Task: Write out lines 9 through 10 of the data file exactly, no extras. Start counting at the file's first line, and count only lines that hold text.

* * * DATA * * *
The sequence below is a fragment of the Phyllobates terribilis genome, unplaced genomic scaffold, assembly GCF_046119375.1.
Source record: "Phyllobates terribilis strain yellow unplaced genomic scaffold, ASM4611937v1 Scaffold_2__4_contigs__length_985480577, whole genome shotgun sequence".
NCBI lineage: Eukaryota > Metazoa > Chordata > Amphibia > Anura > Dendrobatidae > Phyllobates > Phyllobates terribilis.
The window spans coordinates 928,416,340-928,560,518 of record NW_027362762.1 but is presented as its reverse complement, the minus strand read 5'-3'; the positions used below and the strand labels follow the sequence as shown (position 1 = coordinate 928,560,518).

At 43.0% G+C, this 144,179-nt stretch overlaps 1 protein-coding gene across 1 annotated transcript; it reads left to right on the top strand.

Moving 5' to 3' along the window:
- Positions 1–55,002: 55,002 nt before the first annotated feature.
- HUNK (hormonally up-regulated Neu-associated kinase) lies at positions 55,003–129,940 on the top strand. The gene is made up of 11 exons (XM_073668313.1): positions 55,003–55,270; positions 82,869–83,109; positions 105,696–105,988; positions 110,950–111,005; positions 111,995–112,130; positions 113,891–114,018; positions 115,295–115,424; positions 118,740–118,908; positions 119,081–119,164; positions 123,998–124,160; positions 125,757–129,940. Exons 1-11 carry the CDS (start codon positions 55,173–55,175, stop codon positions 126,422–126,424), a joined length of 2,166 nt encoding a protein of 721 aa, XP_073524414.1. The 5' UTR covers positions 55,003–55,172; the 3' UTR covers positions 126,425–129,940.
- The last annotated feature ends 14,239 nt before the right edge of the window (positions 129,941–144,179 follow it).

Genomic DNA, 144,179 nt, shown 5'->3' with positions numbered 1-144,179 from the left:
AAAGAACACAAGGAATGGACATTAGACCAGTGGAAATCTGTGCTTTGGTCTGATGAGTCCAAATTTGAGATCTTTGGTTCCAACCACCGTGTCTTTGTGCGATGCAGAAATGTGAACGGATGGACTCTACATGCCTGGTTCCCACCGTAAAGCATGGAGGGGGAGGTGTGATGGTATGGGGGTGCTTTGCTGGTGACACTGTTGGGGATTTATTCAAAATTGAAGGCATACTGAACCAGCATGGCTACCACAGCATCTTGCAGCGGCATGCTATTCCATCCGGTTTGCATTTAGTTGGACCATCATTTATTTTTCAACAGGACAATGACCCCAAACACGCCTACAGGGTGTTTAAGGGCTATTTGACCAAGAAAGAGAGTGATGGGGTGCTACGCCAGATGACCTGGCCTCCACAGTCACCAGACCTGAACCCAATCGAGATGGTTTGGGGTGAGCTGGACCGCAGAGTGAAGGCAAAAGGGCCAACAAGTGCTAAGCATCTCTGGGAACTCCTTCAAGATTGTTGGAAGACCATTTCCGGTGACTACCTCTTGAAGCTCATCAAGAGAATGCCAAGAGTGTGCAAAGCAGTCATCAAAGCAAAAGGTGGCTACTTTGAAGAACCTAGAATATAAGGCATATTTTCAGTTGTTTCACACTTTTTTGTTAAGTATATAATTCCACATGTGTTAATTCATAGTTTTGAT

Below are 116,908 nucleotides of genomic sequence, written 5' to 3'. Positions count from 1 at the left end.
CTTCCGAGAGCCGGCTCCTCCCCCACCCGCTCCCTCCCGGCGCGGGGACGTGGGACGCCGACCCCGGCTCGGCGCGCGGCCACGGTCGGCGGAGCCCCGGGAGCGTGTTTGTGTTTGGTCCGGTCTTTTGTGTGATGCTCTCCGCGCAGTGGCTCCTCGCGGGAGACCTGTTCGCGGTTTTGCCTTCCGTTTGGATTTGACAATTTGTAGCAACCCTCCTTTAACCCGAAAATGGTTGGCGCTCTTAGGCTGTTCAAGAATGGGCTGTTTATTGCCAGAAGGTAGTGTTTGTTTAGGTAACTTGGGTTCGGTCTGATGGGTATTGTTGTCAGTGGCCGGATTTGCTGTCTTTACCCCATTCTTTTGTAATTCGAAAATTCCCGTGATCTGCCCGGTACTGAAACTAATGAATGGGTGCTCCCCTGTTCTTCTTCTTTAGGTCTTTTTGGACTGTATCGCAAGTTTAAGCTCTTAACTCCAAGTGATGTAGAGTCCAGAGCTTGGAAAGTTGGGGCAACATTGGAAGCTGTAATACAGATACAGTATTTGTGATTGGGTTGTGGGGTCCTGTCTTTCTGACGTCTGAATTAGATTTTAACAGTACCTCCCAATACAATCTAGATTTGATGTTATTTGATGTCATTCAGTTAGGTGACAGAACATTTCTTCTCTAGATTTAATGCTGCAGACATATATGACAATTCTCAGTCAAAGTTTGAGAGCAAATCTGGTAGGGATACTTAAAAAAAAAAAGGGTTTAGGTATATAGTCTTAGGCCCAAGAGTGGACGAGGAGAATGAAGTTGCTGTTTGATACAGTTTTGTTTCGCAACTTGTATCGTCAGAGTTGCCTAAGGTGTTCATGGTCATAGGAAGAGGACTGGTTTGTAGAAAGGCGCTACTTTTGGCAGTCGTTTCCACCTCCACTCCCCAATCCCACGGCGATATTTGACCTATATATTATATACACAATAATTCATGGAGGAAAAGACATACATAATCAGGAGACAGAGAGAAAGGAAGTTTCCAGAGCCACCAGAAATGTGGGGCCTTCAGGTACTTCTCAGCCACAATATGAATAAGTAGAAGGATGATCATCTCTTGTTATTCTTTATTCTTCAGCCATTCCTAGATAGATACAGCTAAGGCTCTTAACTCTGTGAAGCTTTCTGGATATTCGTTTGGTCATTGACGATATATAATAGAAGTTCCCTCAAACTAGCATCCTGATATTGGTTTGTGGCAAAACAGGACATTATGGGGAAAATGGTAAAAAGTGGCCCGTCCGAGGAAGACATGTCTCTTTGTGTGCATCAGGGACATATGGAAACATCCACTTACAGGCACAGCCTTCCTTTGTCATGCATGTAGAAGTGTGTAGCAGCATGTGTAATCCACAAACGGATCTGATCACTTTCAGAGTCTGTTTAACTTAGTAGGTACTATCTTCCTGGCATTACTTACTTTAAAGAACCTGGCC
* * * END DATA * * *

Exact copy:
- The last annotated feature ends 14,239 nt before the right edge of the window (positions 129,941–144,179 follow it).

Genomic DNA, 144,179 nt, shown 5'->3' with positions numbered 1-144,179 from the left: